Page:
4 Surprising Things I Learned While Fishing with my Fathers

By Debbie Hanson

Jun 12, 2014

Could it have been the joyous sound of a largemouth bass striking Grandpa’s Hula Popper near the lily pads?

Could it have been the joyous sound of a largemouth bass striking Grandpa’s Hula Popper near the lily pads? Could it have been that moment when I proudly stood in front of my father’s camera lens with a yellow perch dangling from the end of my Snoopy fishing pole? Or was it the words of encouragement that were spoken by two of the people I admired the most? The reasons why I originally fell in love with fishing are many, but the number one reason stands out like a 40-inch channel catfish in a school of crappie — it was because either my father or grandfather was almost always by my side.

Thirty-five years ago, it wasn’t “cool” for a girl to wear grey sweatshirts and Levi jeans with holes in the knees instead of pink frilly dresses with patent-leather shoes. Then again, I wasn’t really worried about appearances when I was fishing with one of my two favorite fathers. We were busy creating some of the best memories of my childhood… and those memories involved dirt, worms, minnows and other slimy things that just didn’t jive with pink frilly dresses.

Dirt and slimy things aside, I also learned some important life lessons while we were out there baiting, casting and reeling. And, I couldn’t think of a more fitting time to share these lessons than now, in honor of Father’s Day.

1. Many of life’s problems are better off solved after a few hours of fishing. Since I was a shy and timid tomboy, I didn’t fit in with most of the other kids my age. I would often come home from school feeling left out and lonely. My father and grandfather always knew that after a few hours of fishing (combined with a good pep talk), I’d feel more confident about being me. Besides, what seemed to be a big problem earlier in the day hardly seemed to matter at all after spending some time on the water with Dad or Grandpa.

2. Don’t focus on the stuff, focus on the moment. When you are passionate about any hobby or sport, it’s easy to get caught up in the stuff. Ever become so enamored with your gear that you start to lose focus of why you fell in love with fishing in the first place? Sure, it’s nice to have new lures to try out or a new boat that gets you to that awesome fishing spot faster, but my grandfather was always great at remembering to stop and take note of the really important things like a stunning summer sunrise or the colors in the scales of a rainbow trout.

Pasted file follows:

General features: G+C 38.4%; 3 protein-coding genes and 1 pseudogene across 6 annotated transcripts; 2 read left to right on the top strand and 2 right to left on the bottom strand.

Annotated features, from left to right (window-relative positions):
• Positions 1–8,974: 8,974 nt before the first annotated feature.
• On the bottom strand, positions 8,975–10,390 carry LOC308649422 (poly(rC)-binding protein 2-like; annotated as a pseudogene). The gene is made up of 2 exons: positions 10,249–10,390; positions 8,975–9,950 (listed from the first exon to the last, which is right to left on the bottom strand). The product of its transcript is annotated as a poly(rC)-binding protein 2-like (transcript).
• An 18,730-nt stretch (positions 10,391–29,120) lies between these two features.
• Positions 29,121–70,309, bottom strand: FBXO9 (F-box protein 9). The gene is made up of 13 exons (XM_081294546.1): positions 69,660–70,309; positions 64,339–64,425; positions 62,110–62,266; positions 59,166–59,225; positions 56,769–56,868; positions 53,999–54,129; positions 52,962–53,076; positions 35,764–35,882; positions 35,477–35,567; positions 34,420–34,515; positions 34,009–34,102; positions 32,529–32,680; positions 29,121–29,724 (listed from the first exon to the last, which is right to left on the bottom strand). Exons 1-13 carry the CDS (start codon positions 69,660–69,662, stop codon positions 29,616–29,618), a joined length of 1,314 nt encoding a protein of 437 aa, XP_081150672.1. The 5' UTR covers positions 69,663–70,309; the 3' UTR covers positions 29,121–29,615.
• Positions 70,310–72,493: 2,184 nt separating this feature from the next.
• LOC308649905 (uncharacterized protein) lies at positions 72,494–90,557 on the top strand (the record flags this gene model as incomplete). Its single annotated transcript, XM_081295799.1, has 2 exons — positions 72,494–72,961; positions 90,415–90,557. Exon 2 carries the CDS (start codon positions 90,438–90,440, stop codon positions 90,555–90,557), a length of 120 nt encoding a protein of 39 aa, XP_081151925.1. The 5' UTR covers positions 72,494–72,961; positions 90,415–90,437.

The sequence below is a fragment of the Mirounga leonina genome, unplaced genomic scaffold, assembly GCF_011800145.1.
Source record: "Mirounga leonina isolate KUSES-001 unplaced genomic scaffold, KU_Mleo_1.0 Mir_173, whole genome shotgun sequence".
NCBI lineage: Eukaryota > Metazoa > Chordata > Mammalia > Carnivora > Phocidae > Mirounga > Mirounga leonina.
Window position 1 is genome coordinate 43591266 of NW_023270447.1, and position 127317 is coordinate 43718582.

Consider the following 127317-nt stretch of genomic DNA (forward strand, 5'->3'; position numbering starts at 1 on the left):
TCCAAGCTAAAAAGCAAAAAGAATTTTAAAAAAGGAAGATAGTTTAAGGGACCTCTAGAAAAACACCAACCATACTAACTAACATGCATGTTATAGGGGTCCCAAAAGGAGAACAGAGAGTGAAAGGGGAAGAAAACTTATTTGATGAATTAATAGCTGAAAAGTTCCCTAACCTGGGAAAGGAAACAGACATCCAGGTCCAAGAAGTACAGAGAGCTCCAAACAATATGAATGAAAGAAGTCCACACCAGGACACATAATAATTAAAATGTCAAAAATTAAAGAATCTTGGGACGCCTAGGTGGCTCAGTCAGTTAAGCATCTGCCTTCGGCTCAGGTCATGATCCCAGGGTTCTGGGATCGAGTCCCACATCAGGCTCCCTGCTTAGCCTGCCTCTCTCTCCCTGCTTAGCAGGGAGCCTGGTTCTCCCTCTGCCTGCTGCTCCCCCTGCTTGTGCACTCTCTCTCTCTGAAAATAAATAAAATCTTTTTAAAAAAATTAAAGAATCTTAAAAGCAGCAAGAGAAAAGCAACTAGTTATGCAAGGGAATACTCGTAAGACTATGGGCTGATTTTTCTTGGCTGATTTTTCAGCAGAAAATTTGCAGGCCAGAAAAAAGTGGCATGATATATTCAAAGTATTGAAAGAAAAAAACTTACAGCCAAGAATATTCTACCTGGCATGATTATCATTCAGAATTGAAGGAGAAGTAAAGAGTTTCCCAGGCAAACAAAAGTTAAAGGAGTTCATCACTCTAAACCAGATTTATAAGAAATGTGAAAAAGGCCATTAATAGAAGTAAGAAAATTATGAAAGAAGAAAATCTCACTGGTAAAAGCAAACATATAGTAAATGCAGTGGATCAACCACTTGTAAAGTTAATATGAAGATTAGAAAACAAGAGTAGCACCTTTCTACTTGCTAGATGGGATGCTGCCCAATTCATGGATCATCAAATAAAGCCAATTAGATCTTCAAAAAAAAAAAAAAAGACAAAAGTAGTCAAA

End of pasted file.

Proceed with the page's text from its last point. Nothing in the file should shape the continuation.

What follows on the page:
3. Mistakes are part of life, and tomorrow is another day to improve. After missing an opportunity to land a nice fish, I’d often get quiet and my lower lip would assume the pouting position… ok, so there might have even been a few tears every now and then. Thankfully, my father or grandfather would remind me that mistakes are part of the learning process we all go through (even the best of anglers miss a fish from time to time), and that tomorrow would be another day to improve upon my techniques.

4. Peanut butter and jelly sandwiches always taste ten times better when you eat them on a boat while fishing. Yeah, I know this one is a bit random, but it’s true! Maybe it had something to do with my grandfather’s homemade raspberry jelly and the way it started to absorb into the bread after being stashed inside of a cooler for a few hours. Or, maybe it was just being outdoors in the company of people I cared about that made the sandwich seem that much better.

I’ll always be grateful to my dad and granddad for everything they taught me about fishing and life. What great memories or lessons have you taken away after time spent fishing with your father or grandfather? Sign into the Take Me Fishing Community to comment on this post or visit our Facebook page, I’d love to hear your personal stories.
Debbie Hanson
Debbie Hanson
Debbie Hanson is an award-winning outdoor writer, women’s sport fishing advocate, IGFA world record holder, and freshwater guide living in Southwest Florida. Hanson’s written work has appeared in publications such as Florida Game & Fish Magazine, BoatUS Magazine, and USA Today Hunt & Fish. To learn more about her work, visit shefishes2.com or follow her on Instagram @shefishes2.